Non oxidative and oxidative dehydrogenation of n-octane using FePO4: effect of different FePO4 phases on the product selectivity†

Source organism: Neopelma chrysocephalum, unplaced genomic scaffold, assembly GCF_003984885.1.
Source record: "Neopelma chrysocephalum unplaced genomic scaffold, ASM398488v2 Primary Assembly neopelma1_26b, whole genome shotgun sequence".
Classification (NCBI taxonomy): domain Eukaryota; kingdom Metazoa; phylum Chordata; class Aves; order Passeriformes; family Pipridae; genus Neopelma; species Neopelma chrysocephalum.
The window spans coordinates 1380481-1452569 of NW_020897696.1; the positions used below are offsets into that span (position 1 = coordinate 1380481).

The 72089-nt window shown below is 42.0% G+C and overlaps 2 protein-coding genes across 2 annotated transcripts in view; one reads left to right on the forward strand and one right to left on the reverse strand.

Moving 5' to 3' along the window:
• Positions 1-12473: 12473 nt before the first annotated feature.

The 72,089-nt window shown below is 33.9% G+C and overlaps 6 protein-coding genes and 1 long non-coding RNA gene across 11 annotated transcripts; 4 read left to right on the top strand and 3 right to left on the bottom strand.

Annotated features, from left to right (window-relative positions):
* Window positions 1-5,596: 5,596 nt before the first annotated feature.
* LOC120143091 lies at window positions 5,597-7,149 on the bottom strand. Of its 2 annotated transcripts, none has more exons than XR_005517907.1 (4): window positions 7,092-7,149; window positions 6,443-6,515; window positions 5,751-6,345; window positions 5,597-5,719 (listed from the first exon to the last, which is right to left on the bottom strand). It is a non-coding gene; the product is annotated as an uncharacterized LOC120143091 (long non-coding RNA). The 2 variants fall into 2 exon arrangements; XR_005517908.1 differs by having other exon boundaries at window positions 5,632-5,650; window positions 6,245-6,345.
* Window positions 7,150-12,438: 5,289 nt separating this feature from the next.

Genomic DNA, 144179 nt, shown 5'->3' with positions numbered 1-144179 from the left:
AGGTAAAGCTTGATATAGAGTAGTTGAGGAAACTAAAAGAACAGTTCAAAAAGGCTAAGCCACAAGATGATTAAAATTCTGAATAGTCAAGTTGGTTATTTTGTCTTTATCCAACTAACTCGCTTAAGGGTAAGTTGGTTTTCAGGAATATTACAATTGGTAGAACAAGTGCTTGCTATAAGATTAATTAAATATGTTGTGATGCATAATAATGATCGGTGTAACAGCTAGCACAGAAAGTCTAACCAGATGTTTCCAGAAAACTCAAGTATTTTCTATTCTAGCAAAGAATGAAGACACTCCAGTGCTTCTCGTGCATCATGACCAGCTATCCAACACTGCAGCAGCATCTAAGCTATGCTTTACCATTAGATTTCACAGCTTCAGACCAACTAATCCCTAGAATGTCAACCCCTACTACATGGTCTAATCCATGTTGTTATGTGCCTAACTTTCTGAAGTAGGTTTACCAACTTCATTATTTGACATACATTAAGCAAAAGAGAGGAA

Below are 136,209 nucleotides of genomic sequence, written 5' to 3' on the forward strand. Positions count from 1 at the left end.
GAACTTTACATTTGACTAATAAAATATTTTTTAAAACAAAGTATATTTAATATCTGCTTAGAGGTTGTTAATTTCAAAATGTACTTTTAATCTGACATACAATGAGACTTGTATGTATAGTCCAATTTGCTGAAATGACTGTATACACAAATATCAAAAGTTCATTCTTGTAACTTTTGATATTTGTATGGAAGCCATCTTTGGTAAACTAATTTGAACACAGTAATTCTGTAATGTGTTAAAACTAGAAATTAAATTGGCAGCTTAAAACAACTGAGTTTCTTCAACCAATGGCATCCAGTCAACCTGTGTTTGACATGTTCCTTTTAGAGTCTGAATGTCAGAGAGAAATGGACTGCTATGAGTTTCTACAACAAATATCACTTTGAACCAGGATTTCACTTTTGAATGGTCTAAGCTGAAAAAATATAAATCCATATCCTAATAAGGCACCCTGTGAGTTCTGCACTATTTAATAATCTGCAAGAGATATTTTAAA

The activation of n-octane with O2 has been investigated over different phases of FePO4 which were formed under dehydrogenation and oxidative dehydrogenation (ODH) conditions. Catalytic reactions were done with the tridymite-like FePO4 catalyst which showed a high selectivity towards cracked products and carbon oxides. Under dehydrogenation conditions, tridymite phase FePO4 is transformed into the iron pyrophosphate phase (Fe2P2O7). Octenes, aromatics, C8 oxygenates, carbon oxides (COx) and cracked products were present in the product stream. The iron pyrophosphate phase, under oxidative dehydrogenation conditions, showed high selectivity towards cracked products and on regeneration (restoring of the catalytic activity) with molecular oxygen it transformed into the α-phase and quartz type phase. The regenerated catalyst (α-phase and quartz type phase) exhibited a higher selectivity to ODH products when compared to the fresh and deactivated (Fe2P2O7) catalysts. The transformation of both fresh and deactivated catalysts was evident at a temperature of 450 °C. Since the α-phase is the active phase under ODH conditions and transformations between the reduced and α-phase take place reversibly, this could explain the highest selectivity towards octenes within this temperature range. Fresh and regenerated catalysts showed steady state conversions with time under constant conditions, showing that phase transformations were mainly due to varying temperature and oxidative environment. Characterization results show that FePO4 contains fivefold coordinate Fe3+ in the regenerated and fresh catalysts, and this species is believed to be responsible for selective n-octane activation. The surface area, acidity and metal dispersion of the deactivated and regenerated catalyst showed lower values when compared to the fresh catalysts. The results obtained from Mössbauer spectroscopy showed direct correlation with the XRD data as well as the TPR–TPO results in terms of the phase changes and oxidation state of the calcined, uncalcined, reduced and reoxidised catalyst.